Author: Philip Bean
Release Date: 2013-05-13
Genre: Social Science
This book provides an authoritative and highly readable review of the relationship between madness and crime by one of the leading authorities in the field. The book is divided into four parts, each essay focusing on selected features of madness which have relevance to contemporary society. Part 1 is about madness itself, exploring three main models − cognitive, statistical, and emotional. Part 2 is a short discussion on madness, genius and creativity. Part 3 is about the much neglected area of compulsion, an issue that has largely disappeared from public debate. The mad may have moved from victim to violator, yet fundamental questions remain − in particular how to justify compulsory detention, and who should undertake the process? The answers to these questions have sociological, ethical and jurisprudential elements, and cannot just re resolved by reference to medical authorities. Part 4 is about the links between madness and crime − focusing less on the question and nature of criminal responsibility and the various defences that go with this, more on the links between madness and crime and which particular crimes are linked with which types of disorder.
Author: Arlie Loughnan
Publisher: Oxford University Press
Release Date: 2012-04-19
Bringing together previously disparate discussions on criminal responsibility from law, psychology, and philosophy, this book provides a close study of mental incapacity defences, tracing their development through historical cases to the modern era.
Beginning with Victoria's enthronement and an exploration of sensationalist accounts of attacks on the Queen, and ending with the notorious case of a fin-de-siècle killer, Victorian Crime, Madness and Sensation throws new light on nineteenth-century attitudes toward crime and 'deviance'. The essays, which draw on both canonical and liminal texts, examine the Victorian fascination with criminal psychology and pathology, engaging with real life cases alongside fictional accounts by writers as diverse as Ainsworth, Stevenson, and Stoker. Among the topics are shifting definitions of criminality and the ways in which discourses surrounding crime changed during the nineteenth century, the literal and social criminalization of particular sex acts, and the gendering of degeneration and insanity. As fascinated as they were with criminality, the Victorians were equally concerned with solving crime, and this collection also focuses on the forces of law enforcement and nineteenth-century attempts to "read" the criminal body as revealed in Victorian crime fiction and reportage. Contributors engage with the detective figure and his growing professionalization, while examining the role of science and technology - both at home and in the Empire - in solving cases.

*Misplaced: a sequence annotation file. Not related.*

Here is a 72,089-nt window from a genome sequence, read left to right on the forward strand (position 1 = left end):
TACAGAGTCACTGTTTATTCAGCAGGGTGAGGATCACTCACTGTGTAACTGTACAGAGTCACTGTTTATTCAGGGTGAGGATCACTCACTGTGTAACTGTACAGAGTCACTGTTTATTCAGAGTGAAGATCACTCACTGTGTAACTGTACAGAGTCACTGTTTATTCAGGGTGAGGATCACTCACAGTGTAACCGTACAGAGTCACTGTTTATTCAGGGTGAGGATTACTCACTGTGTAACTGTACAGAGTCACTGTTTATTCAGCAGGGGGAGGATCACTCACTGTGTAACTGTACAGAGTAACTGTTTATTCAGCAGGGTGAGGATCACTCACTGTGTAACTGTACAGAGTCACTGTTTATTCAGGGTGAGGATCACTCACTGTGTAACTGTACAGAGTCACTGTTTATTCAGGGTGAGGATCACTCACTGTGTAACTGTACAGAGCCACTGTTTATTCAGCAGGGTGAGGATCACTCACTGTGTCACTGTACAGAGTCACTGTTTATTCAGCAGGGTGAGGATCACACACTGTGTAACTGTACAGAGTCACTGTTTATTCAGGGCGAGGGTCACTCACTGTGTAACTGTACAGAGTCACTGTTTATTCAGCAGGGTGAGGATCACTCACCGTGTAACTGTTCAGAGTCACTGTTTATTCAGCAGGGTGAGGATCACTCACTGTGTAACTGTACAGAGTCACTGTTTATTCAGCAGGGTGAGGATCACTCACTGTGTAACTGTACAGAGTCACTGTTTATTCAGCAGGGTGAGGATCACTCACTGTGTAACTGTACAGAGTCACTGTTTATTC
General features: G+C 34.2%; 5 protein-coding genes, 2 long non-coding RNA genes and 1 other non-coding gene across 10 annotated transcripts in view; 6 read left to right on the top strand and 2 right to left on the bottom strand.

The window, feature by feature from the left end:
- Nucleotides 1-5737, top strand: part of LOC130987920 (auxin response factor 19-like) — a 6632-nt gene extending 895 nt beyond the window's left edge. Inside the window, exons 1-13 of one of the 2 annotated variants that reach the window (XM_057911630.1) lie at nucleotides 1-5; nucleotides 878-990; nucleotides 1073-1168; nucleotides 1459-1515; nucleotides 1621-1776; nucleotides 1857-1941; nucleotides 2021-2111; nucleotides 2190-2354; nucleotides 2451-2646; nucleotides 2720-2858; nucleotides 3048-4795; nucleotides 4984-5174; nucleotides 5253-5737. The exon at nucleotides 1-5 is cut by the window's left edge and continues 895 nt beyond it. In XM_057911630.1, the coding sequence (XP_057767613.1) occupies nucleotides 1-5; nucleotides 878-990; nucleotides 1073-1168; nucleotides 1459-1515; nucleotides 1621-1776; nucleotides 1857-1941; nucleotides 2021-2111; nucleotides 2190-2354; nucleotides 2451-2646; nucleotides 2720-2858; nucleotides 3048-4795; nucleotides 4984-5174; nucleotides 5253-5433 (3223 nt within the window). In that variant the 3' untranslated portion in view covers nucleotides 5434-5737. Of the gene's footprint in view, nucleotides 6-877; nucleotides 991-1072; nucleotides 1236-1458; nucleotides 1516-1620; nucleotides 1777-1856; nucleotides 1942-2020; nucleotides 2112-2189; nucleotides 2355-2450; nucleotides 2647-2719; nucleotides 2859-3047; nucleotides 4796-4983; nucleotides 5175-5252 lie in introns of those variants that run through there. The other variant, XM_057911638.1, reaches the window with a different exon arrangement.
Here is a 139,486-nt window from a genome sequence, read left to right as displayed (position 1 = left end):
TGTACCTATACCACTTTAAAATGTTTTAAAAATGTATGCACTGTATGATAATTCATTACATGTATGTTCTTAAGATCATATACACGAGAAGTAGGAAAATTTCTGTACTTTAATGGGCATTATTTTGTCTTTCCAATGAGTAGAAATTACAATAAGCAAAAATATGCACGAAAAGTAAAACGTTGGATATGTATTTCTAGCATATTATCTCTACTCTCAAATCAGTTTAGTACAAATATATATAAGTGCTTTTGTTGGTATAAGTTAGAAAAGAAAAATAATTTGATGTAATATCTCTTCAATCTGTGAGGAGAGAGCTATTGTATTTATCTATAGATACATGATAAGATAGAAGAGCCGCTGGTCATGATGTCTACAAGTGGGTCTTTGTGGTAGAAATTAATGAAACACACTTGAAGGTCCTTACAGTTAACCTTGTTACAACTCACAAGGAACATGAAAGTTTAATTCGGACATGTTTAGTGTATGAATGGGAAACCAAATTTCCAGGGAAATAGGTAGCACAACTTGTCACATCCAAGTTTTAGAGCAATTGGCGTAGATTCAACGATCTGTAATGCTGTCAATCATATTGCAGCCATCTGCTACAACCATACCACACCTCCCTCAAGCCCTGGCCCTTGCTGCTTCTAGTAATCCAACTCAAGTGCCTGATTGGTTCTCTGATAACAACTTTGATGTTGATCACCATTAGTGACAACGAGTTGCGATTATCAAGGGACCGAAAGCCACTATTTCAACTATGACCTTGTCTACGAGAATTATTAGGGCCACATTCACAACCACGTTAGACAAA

Author: Robert A. Nye
Publisher: Princeton University Press
Release Date: 2014-07-14
Genre: Social Science
Robert A. Nye places in historical context a medical concept of deviance that developed in France in the last half of the nineteenth century, when medical models of cultural crisis linked thinking about crime, mental illness, prostitution, alcoholism, suicide, and other pathologies to French national decline. Originally published in 1984. The Princeton Legacy Library uses the latest print-on-demand technology to again make available previously out-of-print books from the distinguished backlist of Princeton University Press. These editions preserve the original texts of these important books while presenting them in durable paperback and hardcover editions. The goal of the Princeton Legacy Library is to vastly increase access to the rich scholarly heritage found in the thousands of books published by Princeton University Press since its founding in 1905.
Author: Wendy Chan
Publisher: University of Toronto Press
Release Date: 2014-04-29
Genre: Social Science
Race still matters in Canada, and in the context of crime and criminal justice, it matters a lot. In this book, the authors focus on the ways in which racial minority groups are criminalized, as well as the ways in which the Canadian criminal justice system is racialized. Employing an intersectional analysis, Chan and Chunn explore how the connection between race and crime is further affected by class, gender, and other social relations.The text covers not only conventional topics such as policing, sentencing, and the media, but also neglected areas such as the criminalization of immigration, poverty, and mental illness.